Soviet arguments are not designed, however, to persuade Americans to cancel production of the Pershing II. Rather, their arguments are designed to persuade Europeans to halt its deployment. The Pershing has been singled out in this effort because, unlike the cruise missiles, which are intended to go into Italy and the United Kingdom this year, and into Belgium, the Netherlands and West Germany in subsequent years, Pershing II will be deployed in only one country, West Germany. If the Soviets can succeed in blocking Pershing II deployments in Germany, they will knock out a major element of NATO's December 1979 decision, and put themselves in a much stronger position to then block deployment of cruise missiles in all these countries, including West Germany.
The essence of Soviet arguments against the Pershing II, and against the whole concept of NATO's INF deployment, is that it is unacceptable for them to have to face a threat from Western Europe comparable to the threat they pose to Western Europe. For the Soviets to build and deploy new missiles with the mission of targeting all Western Europe from Soviet territory is, they imply, a fact of life, to which Western Europe must acquiesce. For NATO to respond by stationing missiles in Western Europe of comparable capability somehow is a "provocation" that the Soviet Union cannot accept. Western Europe must realize, the Soviet Union insists, that its security is less important than that of the Soviet Union. European security is explicitly subordinated, in Soviet thinking, to that of the Soviet Union.
This Soviet view of European security makes the Soviet reaction to the NATO decision of 1979 to deploy American intermediate-range missiles to Europe much more comprehensible. The current objective of Soviet policy is to employ its geopolitical advantage and its regional nuclear superiority to intimidate Western Europe and force Western European accommodation to Soviet interests. The deployment of 572 new American missiles, capable of reaching only limited areas of the Soviet Union, has little impact upon the U.S.-Soviet balance, at a time when both sides have over 10,000 warheads, deliverable on short notice, to any location in the other's country. Yet by firmly linking American power to European security, this deployment will prevent the Soviet Union from making Western Europe a nuclear hostage, and thus achieving its objective of enforcing the subordination of European security to that of the Soviet Union.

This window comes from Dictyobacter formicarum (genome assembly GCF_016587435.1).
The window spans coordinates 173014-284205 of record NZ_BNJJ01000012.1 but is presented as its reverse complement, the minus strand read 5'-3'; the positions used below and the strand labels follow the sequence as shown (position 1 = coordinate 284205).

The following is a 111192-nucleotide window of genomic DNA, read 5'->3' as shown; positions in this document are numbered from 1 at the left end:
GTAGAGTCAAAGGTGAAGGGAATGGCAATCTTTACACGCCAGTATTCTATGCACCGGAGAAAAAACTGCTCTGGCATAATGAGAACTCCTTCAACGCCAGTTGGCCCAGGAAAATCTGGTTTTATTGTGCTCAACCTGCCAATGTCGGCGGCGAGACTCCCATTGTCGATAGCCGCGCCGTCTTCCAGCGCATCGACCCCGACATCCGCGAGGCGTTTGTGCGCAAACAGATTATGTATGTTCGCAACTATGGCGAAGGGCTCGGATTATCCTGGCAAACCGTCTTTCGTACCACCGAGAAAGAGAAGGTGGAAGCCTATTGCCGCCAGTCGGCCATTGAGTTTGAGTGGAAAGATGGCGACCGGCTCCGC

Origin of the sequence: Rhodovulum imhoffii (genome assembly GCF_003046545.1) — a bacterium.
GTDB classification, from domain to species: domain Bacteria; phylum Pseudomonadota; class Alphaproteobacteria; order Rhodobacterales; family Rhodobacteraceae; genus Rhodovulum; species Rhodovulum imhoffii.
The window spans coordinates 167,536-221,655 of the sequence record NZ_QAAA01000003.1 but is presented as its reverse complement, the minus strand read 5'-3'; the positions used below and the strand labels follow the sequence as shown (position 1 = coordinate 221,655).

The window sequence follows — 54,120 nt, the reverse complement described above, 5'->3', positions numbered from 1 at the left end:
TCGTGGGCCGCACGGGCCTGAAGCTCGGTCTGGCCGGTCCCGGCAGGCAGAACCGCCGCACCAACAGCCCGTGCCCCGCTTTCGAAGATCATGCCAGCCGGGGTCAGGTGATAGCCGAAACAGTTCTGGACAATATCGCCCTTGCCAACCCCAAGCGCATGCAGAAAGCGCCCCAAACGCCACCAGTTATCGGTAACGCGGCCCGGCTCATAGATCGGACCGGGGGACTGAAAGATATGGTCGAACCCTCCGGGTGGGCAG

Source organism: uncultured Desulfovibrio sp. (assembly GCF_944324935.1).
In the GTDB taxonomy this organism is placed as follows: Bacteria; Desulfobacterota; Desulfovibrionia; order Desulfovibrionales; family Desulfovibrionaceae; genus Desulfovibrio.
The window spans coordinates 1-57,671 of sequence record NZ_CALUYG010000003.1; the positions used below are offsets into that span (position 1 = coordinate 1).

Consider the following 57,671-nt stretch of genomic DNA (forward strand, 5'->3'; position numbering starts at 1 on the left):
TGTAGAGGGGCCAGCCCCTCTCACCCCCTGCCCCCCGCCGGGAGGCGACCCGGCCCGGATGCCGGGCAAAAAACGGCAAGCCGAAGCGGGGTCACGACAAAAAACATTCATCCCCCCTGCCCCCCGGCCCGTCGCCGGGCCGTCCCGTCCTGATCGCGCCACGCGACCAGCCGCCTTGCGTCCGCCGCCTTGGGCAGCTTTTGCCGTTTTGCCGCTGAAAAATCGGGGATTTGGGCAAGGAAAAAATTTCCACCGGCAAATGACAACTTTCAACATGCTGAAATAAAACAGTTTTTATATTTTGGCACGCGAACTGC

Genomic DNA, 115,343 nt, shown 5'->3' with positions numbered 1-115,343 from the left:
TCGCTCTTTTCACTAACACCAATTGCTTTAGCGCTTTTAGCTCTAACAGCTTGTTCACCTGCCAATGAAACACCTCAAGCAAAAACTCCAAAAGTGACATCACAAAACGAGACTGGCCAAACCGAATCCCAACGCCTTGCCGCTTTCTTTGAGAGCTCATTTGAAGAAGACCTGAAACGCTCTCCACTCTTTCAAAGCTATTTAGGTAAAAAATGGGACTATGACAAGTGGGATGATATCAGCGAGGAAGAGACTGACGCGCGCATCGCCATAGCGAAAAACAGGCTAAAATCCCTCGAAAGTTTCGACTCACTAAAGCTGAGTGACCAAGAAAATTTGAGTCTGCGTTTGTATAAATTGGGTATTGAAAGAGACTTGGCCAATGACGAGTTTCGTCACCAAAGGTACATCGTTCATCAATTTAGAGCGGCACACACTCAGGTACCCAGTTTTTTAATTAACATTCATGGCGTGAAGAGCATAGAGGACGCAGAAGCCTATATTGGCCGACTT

This is why the Soviet Union has reacted so strongly against NATO's 1979 decision. This is why the Soviet Union has put forward its implausible, and otherwise inexplicable, case against deployment of 108 Pershing II missiles. This is why Western European leaders, recognizing true Soviet motivations, have invested so much of their own political capital in maintaining the decision agreed upon in 1979. The Soviet Union seeks to force its view of European security upon Europe. Europe's leaders, on the other hand, are determined, whether through arms control or deployment, to ensure that the security of Europe is not accorded a lower priority than that of either of the superpowers.